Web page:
‘Everyone’s Rabbis’

Rabbi David Lau (left) and Rabbi Yitzhak Yosef (Lau: Wikimedia Commons; Yosef: Moti Milrod/YitzhakYosef.net)

Rabbi David Lau (left) and Rabbi Yitzhak Yosef (Lau: Wikimedia Commons; Yosef: Moti Milrod/YitzhakYosef.net)

The recent election in Israel of Rabbi David Lau as Ashkenazi chief rabbi, and Rabbi Yitzhak Yosef as Sephardi chief rabbi, may seem like a victory for the status quo. Indeed, many assume that the new chief rabbis are unlikely to make any meaningful changes in the Rabbinate’s approach and attitude toward the increasing number of Jews in the Diaspora, who are not ultra-Orthodox and who feel shut out of  Israel’s Judaism.

Rabbis Yosef and Lau, who were elected to 10-year terms by a body of 150 state-salaried religious functionaries, have familiar names.  Both are sons of previous chief rabbis. Their legacy selections represent a victory for haredi Judaism and its political allies, including the Shas party.  In winning the Chief Rabbi position, Rabbi Lau, favored by Prime Minister Binyamin Netanyahu, prevailed against centrist Orthodox Rabbi David Stav, who was the preferred candidate by Economy and Trade Minister Naftali Bennett and Finance Minister Yair Lapid.

The chief rabbis head Israel’s far-reaching religious bureaucracy, and are the state’s spokesmen for Judaism. Beyond the ceremonial aspects of their positions, the power the chief rabbis wield on issues of personal status, such as marriage, divorce and conversion, is significant.  The Rabbinate’s existing policy on such personal status issues, and its refusal to recognize the legitimacy of or share authority with non-Orthodox streams of Judaism, has aggravated a great number of Jews in the Diaspora, who believe this approach is insular and works against their more inclusive approach to Jewish life and observance.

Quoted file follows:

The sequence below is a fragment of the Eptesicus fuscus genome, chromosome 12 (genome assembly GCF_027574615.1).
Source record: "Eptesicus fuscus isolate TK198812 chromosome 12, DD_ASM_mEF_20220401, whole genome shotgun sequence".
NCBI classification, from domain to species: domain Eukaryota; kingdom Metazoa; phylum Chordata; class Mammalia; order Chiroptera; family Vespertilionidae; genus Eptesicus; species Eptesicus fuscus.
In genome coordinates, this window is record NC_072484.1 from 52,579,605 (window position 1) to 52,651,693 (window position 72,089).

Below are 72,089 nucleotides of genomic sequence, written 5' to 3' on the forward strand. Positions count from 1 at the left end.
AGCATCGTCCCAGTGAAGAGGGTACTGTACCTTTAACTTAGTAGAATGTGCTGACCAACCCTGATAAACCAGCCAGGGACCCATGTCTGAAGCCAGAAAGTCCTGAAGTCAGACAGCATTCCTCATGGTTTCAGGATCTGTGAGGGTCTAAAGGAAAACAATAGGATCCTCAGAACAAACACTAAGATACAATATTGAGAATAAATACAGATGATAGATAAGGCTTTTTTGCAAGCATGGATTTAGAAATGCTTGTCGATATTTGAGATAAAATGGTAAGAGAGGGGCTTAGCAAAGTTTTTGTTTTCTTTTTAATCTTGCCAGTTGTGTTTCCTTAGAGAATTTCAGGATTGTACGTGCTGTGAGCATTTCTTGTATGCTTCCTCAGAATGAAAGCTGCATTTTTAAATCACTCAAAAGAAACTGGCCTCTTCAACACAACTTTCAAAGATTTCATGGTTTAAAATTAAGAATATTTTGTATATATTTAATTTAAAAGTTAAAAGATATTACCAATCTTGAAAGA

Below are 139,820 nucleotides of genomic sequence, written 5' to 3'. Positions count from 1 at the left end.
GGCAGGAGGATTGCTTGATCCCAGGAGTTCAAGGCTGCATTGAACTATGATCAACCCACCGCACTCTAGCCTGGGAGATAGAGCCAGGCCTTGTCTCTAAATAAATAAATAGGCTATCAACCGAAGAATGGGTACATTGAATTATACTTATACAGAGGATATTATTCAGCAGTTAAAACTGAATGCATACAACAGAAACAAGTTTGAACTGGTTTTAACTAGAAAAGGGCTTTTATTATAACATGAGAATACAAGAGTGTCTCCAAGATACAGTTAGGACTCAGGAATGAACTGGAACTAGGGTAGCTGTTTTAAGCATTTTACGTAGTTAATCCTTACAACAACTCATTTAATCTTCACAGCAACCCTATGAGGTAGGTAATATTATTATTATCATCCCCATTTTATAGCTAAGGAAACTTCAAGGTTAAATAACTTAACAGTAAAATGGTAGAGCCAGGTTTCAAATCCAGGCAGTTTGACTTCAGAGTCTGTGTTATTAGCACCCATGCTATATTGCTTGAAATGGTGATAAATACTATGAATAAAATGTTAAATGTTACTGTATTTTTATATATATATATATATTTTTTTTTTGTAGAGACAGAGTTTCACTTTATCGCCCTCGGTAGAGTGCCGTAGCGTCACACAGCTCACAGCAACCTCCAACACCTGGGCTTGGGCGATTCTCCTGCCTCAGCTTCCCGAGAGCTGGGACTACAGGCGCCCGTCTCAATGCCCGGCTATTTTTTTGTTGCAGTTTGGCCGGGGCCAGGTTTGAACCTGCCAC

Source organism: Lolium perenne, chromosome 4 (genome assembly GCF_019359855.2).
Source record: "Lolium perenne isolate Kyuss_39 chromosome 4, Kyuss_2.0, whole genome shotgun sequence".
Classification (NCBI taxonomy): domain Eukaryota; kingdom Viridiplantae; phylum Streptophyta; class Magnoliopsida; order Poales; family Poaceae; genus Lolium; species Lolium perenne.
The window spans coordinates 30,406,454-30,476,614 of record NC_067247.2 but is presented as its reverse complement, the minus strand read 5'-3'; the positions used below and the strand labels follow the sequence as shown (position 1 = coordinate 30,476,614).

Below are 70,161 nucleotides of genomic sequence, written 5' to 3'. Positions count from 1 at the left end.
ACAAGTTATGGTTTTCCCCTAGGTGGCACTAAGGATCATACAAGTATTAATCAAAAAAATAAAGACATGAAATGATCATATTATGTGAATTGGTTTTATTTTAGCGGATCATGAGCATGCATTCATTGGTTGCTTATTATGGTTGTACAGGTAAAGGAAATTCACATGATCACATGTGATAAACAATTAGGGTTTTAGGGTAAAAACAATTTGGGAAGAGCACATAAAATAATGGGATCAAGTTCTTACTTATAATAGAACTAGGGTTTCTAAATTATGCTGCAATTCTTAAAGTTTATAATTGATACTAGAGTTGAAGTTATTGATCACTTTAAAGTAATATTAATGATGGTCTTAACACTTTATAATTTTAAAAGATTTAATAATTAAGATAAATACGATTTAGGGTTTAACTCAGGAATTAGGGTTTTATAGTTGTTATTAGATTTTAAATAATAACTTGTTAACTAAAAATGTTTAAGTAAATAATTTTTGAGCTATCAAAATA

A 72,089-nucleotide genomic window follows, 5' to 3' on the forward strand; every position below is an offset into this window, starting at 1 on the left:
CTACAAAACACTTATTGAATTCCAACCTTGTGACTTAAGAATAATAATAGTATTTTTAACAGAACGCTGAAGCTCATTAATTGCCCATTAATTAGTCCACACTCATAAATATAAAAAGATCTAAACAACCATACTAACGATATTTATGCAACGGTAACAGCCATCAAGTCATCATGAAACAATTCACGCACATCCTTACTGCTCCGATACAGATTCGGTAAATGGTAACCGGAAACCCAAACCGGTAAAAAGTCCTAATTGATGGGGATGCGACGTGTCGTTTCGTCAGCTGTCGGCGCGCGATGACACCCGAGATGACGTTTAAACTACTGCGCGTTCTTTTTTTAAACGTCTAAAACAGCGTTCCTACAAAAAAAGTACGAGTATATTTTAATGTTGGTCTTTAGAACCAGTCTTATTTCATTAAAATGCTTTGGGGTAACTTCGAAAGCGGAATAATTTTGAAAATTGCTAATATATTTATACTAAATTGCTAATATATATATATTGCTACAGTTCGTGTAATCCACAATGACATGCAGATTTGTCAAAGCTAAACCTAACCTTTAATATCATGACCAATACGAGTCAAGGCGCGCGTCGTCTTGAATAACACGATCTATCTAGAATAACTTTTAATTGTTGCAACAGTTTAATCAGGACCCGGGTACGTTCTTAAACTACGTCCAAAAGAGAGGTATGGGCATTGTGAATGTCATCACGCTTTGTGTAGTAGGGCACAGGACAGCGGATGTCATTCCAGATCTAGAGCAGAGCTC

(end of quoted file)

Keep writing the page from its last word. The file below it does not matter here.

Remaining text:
After their victory, Rabbis Yosef and Lau both promised to be “everyone’s rabbi.” That sounds good. However, it would mean that things need to change pretty dramatically. It appears that any changes on issues of personal status in the coming years are not likely to be accomplished solely through the Chief Rabbinate. Instead, these issues will have to be addressed politically and socially, as well. As we have seen with the recent military draft-reform legislation, even changes with popular support in the political realm face an uphill fight if attempted without the buy-in of the Rabbinate.

The election results, and the prospects for change in the future, shine a light on the tensions that arise as a result of the political role of religion in the secular world of governance. This is a serious issue, which the new chief rabbis are going to have to address.

Still, the elections are only days old. We hope that this new generation of chief rabbis will work to address the growing gap between the haredi population and the rest of Israeli society, and will focus upon the gap with the rest of world Jewry, which calls Israel its spiritual home.

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